Matt and his dad ponder life.
Matt doesn't let a little problem like type-1 stop him.
Matt has been know to go hiking in the Smoky
To donate to find a cure for Matt please click HERE!
Matt Westendorf is a man in search of a good book. When I talked to him recently he said he was reading Dante's Divine Comedy, a work I can't say I've tackled yet. So, it's clear pretty quick that Matt, 17, is a sharp guy. His parents agree.
Dad, Jim, jokes that he can't stand the music Matt listens to, including Against Me and the New Zealand group Living End, but you can tell there's more humor in their banter than anything. Matt hates talk radio, which his dad prefers, but both can agree they like the sound of Flogging Molly.
Matt has been diabetic since age 3, and surprisingly feels "lucky" because this is all he's ever known. He says it became "second nature" to have to deal with the disease and he has never reallhy known any other situation. In other words: he takes it in stride. Debbie, his mom, is a RN and she "just knew" when he began showing symptoms of the disease. She asked to borrow a testing kit at work one day and brought it home; but even before she tested his blood she just knew. When the test proved positive she changed his diaper, went down to the basement a moment, "and had a good cry."
Unfortunately, Debbie's family has long experience with type-1 diabetes. Her mother was diagnosed at 25, in the days before pumps and easier blood testing, and still battled the disease sucessfully for nearly four decades. Another relative currently suffers from complications: loss of feeling in legs, poor digestion, and so hardly eats. In other words, we still need a CURE. The good news is that treatment continues to improve. Debbie convinced her mother to get her first glucose meter in 1986. Today diabetics have much better care options all around.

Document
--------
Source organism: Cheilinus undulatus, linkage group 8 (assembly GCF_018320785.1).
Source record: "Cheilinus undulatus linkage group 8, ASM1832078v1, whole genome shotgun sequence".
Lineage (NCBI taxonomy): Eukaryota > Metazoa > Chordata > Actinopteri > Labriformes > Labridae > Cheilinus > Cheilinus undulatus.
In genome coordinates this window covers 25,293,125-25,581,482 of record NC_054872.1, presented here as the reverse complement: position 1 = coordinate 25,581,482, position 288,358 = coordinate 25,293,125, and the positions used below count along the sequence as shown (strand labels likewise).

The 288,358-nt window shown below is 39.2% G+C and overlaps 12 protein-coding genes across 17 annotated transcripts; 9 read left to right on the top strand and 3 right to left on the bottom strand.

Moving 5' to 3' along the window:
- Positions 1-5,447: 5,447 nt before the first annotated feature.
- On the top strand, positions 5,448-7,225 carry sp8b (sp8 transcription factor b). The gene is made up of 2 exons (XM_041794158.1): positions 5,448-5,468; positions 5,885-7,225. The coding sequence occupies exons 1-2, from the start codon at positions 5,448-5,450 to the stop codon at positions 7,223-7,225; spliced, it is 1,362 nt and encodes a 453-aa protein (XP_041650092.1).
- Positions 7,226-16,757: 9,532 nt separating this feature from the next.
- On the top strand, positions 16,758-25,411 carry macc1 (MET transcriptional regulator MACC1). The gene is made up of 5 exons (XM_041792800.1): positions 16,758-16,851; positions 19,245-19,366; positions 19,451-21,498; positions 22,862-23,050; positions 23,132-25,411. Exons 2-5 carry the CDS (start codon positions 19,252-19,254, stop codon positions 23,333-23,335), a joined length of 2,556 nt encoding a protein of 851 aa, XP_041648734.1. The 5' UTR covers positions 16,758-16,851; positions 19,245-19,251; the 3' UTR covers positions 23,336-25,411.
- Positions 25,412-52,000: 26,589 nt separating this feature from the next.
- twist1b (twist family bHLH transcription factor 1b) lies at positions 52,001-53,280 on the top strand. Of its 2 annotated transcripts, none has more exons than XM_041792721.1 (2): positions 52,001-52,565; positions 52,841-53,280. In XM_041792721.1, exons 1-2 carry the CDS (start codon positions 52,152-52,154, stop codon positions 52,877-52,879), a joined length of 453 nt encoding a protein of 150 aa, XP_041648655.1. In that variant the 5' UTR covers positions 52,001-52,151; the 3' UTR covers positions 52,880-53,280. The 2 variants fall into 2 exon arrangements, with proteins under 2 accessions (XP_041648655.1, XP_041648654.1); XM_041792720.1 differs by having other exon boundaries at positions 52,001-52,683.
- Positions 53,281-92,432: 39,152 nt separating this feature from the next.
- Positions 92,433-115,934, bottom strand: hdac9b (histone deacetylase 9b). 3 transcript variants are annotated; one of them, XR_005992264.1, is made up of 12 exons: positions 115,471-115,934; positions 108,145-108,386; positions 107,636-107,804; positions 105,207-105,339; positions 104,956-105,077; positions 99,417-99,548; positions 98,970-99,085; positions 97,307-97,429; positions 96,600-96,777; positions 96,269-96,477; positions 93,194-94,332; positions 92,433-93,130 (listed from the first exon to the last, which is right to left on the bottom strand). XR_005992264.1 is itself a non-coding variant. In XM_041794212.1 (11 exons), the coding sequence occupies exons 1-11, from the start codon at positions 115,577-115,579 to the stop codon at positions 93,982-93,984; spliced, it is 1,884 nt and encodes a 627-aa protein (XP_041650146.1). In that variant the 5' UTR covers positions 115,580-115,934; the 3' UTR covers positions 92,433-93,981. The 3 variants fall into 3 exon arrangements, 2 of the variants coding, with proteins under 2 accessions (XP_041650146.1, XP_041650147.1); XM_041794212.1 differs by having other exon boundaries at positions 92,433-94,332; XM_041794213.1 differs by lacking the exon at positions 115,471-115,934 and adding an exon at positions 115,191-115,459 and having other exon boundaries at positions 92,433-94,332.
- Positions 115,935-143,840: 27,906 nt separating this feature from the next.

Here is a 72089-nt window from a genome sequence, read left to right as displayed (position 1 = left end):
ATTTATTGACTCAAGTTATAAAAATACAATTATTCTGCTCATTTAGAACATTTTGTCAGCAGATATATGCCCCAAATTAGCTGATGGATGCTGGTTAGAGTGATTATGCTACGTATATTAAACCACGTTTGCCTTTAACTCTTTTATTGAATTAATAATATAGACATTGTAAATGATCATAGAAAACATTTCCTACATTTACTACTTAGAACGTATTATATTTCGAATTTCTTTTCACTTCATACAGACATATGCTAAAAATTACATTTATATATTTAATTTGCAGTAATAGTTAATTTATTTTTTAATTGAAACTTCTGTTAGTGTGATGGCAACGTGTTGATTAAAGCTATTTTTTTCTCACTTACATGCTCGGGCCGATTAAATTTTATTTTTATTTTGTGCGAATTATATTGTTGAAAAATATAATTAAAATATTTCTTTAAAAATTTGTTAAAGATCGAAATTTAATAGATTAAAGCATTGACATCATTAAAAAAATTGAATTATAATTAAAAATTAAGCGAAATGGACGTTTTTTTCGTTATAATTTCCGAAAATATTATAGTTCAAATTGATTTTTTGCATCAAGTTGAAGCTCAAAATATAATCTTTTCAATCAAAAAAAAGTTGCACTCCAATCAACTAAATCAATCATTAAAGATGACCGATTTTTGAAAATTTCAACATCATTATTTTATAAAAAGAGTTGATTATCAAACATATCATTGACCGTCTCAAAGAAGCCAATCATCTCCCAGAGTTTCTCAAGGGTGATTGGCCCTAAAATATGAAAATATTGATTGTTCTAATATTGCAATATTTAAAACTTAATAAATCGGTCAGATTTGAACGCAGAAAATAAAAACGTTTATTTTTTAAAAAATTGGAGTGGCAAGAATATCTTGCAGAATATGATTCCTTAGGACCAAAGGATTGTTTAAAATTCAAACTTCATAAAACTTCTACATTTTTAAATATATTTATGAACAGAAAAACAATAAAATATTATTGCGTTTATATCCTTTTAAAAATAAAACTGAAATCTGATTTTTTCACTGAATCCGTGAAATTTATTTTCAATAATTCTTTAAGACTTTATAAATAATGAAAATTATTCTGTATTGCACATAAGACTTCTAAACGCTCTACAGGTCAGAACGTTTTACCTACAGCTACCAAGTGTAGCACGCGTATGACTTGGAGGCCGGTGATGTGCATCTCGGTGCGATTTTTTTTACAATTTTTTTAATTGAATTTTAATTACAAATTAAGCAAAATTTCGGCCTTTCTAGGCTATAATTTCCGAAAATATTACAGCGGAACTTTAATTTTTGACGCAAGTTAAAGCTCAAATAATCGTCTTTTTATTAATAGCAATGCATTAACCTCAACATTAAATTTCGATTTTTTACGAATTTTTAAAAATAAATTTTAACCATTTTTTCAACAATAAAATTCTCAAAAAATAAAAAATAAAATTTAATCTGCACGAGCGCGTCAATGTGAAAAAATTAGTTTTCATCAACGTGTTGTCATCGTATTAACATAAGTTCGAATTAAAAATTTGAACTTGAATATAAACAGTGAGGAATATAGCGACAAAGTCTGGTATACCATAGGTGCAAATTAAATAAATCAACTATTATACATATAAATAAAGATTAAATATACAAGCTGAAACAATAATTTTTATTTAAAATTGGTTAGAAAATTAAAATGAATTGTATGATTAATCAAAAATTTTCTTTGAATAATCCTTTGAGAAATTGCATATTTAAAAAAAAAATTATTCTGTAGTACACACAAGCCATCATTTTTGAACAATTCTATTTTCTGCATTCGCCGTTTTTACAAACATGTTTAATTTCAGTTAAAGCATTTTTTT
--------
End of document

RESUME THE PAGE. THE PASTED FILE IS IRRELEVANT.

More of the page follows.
Matt deal with diabetes well. He might get irritated once in awhile having to check carbs when he wants a bowl of cereal, but who can blame him? And if he wants to drink a malt, he checks his blood, and if his blood sugar is high, he jumps on his bike and rides for half an hour before coming back and having that malt.
Now a junior at Princeton High School, youn Mr. Westendorf hopes to go to college, maybe OSU or Wright State, to study nursing or become a nurse-practitioner or a physician. Mom says he'll do well in the medical profession. He's "empathetic" and "smart" and "such an upbeat person," he'll be good working with people no matter what career he ultimately chooses. Matt was a counselor for diabetic kids at Camp Korelitz last summer; his mom says "he just lit up" from the experience. I asked Matt what he loved most about the camp. "Geez, everything," he responded, "the people, the atmosphere, just the fact I got to go to camp. For one week everyone is the same, just like you, and everybody is checking up on everybody." Matt worked with 11-year-olds and loved the experience, but admits he was "dead tired at the end of the week."
So a career in teaching may be out.
Otherwise, Matt is your normal, average teen: he likes rock music and plays the flute. Has kayaked in white water and hiked in the Smokie Mountains, too. (Someday he hopes to go back packing in Europe and see Stonehenge.) He gets good mileage out of both his Xbox and his mountain bike. You don't know where he's going to end up on that bike in in ten or twenty-five years. Still, you get the idea he's going somewhere good.